City Council members Yvette Drucker (l-r), Andy Thomson, Monica Mayotte, Andrea O'Rourke, Mayor Scott Singer, Brightline President Patrick Goddard and U.S. Rep. Ted Deutch shovel ceremonial dirt on Jan. 25 at the site of the new train station next to the Downtown Library. Photo by City of Boca Raton
By Mary Hladky
As a Brightline train zipped past, Brightline and Boca Raton officials raised ceremonial shovels and tossed dirt on Jan. 25 to break ground on the long-awaited Boca Raton train station.
The start of station construction comes one month after the upscale rail company began work on a 4.5 story, 455-space parking garage. The station and garage are expected to be completed this fall.
Brightline President Patrick Goddard was joined at the ceremony by U.S. Rep. Ted Deutch, (D-Boca Raton), Discover the Palm Beaches CEO Jorge Pesquera, Boca Raton Mayor Scott Singer and the City Council’s four other members, as well as representatives of companies building the station.
“As a premier business and leisure destination, Boca Raton is a perfect fit for Brightline and will be an integral part of our network that will further connect the state of Florida,” Goddard said.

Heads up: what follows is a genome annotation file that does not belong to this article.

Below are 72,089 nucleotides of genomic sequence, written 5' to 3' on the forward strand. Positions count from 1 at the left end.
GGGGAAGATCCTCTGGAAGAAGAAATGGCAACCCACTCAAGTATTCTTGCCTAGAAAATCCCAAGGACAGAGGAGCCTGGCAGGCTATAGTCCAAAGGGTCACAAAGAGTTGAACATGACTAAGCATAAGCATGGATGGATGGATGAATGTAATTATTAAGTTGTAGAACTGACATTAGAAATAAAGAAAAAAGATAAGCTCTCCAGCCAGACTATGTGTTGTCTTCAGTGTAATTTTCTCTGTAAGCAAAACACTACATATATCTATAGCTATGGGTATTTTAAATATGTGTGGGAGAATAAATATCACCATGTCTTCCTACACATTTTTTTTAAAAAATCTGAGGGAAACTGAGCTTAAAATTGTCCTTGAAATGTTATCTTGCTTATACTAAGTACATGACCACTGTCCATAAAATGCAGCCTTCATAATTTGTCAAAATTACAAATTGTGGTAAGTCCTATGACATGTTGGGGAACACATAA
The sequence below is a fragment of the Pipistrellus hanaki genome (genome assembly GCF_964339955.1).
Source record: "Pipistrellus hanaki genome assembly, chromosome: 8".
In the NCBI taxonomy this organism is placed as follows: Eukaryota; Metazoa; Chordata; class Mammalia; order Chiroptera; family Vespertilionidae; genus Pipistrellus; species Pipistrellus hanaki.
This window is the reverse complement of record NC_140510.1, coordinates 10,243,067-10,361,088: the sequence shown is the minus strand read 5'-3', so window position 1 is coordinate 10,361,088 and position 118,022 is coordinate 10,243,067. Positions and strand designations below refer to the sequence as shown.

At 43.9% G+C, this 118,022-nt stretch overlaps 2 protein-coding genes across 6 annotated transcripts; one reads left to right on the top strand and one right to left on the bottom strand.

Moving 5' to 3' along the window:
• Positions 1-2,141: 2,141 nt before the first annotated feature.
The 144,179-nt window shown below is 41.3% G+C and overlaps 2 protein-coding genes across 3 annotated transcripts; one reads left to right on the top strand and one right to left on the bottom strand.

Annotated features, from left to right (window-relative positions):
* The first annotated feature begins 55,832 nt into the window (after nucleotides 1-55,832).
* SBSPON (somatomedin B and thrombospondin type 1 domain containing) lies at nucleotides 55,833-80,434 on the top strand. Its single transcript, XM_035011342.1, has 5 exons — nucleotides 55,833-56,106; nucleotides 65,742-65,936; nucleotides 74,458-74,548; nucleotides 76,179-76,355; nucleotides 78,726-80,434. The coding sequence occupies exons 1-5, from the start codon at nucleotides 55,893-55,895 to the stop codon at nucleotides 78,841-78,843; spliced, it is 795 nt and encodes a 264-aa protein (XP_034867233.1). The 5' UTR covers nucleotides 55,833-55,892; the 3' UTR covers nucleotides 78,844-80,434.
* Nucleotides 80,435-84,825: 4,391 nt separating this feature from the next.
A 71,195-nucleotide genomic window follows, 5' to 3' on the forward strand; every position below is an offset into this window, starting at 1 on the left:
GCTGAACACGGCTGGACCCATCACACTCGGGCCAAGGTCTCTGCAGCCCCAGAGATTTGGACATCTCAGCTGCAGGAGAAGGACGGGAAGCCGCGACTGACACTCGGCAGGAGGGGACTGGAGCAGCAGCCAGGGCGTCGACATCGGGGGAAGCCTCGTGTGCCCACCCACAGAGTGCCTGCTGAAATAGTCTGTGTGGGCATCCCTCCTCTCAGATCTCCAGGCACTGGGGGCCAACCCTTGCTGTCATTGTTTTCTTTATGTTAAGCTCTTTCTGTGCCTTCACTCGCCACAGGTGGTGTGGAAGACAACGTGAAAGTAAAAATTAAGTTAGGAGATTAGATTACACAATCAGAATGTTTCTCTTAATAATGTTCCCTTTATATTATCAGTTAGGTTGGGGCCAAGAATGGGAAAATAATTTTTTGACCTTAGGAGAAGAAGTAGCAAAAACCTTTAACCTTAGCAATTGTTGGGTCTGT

“Brightline will be a game-changer for Boca Raton, and especially our downtown,” Singer said.
Construction is starting about one year later than initially anticipated in part because of the impact of the coronavirus pandemic, which forced Brightline to halt passenger service in March 2020. Service resumed in November.
At 38,000 square feet, the Boca station will be smaller than Brightline’s stations in West Palm Beach and Fort Lauderdale, which are about 60,000 square feet. A bar and restaurant will be available to premium passengers. A market with items such as beer, wine and snacks will be open to all passengers.
Brightline will pay $20 million of the station cost, and the city will spend $9.9 million on the garage. The project cost was partly defrayed by a $16.3 million U.S. Department of Transportation grant.